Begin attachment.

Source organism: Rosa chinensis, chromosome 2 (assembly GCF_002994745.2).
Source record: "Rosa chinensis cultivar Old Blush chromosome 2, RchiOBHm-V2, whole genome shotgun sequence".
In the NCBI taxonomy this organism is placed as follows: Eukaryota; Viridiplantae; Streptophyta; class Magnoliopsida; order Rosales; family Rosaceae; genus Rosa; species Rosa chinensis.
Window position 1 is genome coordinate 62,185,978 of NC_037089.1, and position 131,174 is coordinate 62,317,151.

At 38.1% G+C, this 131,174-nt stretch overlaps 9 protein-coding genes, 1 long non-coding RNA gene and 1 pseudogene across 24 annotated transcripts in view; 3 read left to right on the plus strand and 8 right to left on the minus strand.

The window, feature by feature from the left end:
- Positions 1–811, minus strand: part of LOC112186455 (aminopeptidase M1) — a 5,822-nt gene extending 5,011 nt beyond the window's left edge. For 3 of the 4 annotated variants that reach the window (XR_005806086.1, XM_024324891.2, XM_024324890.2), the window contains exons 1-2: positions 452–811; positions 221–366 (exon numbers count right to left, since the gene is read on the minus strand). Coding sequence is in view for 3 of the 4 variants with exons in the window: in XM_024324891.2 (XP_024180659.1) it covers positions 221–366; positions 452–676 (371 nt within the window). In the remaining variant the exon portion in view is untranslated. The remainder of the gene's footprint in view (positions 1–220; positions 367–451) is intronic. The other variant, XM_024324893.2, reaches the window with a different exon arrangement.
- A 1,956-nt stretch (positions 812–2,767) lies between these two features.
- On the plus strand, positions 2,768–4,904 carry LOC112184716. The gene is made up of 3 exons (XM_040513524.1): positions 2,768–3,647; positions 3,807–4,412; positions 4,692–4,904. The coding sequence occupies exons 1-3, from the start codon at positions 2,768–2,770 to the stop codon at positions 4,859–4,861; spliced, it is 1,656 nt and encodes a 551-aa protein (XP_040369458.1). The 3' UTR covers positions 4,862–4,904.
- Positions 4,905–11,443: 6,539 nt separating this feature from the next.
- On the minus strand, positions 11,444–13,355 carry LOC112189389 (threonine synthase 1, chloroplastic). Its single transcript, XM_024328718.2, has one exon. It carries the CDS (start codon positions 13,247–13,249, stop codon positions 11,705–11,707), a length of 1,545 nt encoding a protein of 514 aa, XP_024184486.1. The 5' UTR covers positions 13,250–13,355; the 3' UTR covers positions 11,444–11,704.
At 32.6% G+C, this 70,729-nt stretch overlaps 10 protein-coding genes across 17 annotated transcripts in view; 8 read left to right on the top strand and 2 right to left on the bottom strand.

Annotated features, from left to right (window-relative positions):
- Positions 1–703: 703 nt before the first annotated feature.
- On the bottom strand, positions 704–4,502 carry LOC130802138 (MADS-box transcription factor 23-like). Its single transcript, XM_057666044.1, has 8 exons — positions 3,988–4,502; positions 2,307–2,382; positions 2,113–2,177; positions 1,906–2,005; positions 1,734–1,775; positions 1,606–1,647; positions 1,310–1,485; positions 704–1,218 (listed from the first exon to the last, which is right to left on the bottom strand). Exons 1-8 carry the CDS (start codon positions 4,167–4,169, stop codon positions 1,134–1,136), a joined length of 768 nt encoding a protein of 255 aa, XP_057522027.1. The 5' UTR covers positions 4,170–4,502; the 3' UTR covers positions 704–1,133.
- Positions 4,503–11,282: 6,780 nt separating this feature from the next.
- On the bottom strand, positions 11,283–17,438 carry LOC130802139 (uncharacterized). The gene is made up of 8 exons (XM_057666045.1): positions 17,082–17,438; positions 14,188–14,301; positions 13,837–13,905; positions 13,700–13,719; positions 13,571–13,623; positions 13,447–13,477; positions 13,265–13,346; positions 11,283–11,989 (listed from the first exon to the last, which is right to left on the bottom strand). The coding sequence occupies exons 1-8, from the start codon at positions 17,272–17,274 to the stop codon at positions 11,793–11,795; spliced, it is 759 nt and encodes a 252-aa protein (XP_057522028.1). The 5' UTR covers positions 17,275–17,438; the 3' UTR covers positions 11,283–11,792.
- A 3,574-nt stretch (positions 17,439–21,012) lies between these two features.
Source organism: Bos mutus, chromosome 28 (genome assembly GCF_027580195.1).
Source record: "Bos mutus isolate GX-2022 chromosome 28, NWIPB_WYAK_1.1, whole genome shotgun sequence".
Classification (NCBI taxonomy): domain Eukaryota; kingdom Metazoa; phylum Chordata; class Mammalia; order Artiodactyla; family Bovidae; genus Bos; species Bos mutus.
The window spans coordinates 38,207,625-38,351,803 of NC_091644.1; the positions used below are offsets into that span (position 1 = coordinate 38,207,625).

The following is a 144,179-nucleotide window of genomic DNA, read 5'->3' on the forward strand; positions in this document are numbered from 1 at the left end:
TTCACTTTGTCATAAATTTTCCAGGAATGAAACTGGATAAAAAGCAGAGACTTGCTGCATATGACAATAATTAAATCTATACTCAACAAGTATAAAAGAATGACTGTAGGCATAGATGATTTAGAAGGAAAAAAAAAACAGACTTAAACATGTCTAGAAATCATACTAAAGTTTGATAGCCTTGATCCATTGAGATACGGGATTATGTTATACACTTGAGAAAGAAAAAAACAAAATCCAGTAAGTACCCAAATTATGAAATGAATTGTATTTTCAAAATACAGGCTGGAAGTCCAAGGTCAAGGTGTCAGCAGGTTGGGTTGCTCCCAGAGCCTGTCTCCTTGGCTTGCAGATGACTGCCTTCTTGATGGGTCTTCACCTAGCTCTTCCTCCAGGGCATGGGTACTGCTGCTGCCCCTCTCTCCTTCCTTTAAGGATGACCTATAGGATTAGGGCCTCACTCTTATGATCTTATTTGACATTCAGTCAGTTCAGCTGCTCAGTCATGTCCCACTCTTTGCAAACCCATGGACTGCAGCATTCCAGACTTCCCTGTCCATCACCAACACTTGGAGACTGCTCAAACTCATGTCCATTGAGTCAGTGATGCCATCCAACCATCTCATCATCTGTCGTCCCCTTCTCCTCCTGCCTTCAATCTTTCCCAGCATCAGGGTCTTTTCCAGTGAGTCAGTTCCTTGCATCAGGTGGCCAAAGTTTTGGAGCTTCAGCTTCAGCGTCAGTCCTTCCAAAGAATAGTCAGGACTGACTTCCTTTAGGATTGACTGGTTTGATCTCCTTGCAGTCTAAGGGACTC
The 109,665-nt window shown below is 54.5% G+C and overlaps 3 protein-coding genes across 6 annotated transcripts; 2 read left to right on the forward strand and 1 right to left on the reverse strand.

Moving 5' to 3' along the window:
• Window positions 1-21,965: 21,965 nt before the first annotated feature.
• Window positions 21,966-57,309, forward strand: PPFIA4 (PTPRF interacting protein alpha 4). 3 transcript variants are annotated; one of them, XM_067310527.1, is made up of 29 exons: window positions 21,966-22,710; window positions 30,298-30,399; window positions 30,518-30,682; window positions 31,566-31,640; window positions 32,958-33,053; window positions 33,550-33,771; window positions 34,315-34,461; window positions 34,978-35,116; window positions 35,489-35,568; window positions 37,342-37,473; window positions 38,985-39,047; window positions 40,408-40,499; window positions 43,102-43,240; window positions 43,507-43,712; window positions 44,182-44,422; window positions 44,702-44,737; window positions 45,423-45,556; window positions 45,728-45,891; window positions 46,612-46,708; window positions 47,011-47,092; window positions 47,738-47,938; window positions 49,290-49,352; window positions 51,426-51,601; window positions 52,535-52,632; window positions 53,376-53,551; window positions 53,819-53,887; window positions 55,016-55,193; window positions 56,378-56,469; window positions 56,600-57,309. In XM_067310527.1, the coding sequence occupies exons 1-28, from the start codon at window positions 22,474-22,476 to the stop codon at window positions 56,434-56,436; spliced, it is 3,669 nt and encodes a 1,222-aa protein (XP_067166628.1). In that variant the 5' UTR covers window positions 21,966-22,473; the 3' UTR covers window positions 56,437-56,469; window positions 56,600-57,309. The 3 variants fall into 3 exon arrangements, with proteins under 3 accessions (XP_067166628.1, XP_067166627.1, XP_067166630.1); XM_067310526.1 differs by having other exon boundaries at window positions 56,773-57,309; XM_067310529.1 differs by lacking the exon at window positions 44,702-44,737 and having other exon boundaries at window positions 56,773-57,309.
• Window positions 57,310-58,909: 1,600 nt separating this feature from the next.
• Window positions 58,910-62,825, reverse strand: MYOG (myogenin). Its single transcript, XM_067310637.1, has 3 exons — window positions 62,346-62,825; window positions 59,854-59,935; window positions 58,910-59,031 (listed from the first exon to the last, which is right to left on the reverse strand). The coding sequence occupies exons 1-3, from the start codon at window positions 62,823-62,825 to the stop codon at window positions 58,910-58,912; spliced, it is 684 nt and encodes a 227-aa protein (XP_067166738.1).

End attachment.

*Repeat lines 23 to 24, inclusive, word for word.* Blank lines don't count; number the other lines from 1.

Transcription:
The following is a 144,179-nucleotide window of genomic DNA, read 5'->3' on the forward strand; positions in this document are numbered from 1 at the left end:
TTCACTTTGTCATAAATTTTCCAGGAATGAAACTGGATAAAAAGCAGAGACTTGCTGCATATGACAATAATTAAATCTATACTCAACAAGTATAAAAGAATGACTGTAGGCATAGATGATTTAGAAGGAAAAAAAAAACAGACTTAAACATGTCTAGAAATCATACTAAAGTTTGATAGCCTTGATCCATTGAGATACGGGATTATGTTATACACTTGAGAAAGAAAAAAACAAAATCCAGTAAGTACCCAAATTATGAAATGAATTGTATTTTCAAAATACAGGCTGGAAGTCCAAGGTCAAGGTGTCAGCAGGTTGGGTTGCTCCCAGAGCCTGTCTCCTTGGCTTGCAGATGACTGCCTTCTTGATGGGTCTTCACCTAGCTCTTCCTCCAGGGCATGGGTACTGCTGCTGCCCCTCTCTCCTTCCTTTAAGGATGACCTATAGGATTAGGGCCTCACTCTTATGATCTTATTTGACATTCAGTCAGTTCAGCTGCTCAGTCATGTCCCACTCTTTGCAAACCCATGGACTGCAGCATTCCAGACTTCCCTGTCCATCACCAACACTTGGAGACTGCTCAAACTCATGTCCATTGAGTCAGTGATGCCATCCAACCATCTCATCATCTGTCGTCCCCTTCTCCTCCTGCCTTCAATCTTTCCCAGCATCAGGGTCTTTTCCAGTGAGTCAGTTCCTTGCATCAGGTGGCCAAAGTTTTGGAGCTTCAGCTTCAGCGTCAGTCCTTCCAAAGAATAGTCAGGACTGACTTCCTTTAGGATTGACTGGTTTGATCTCCTTGCAGTCTAAGGGACTC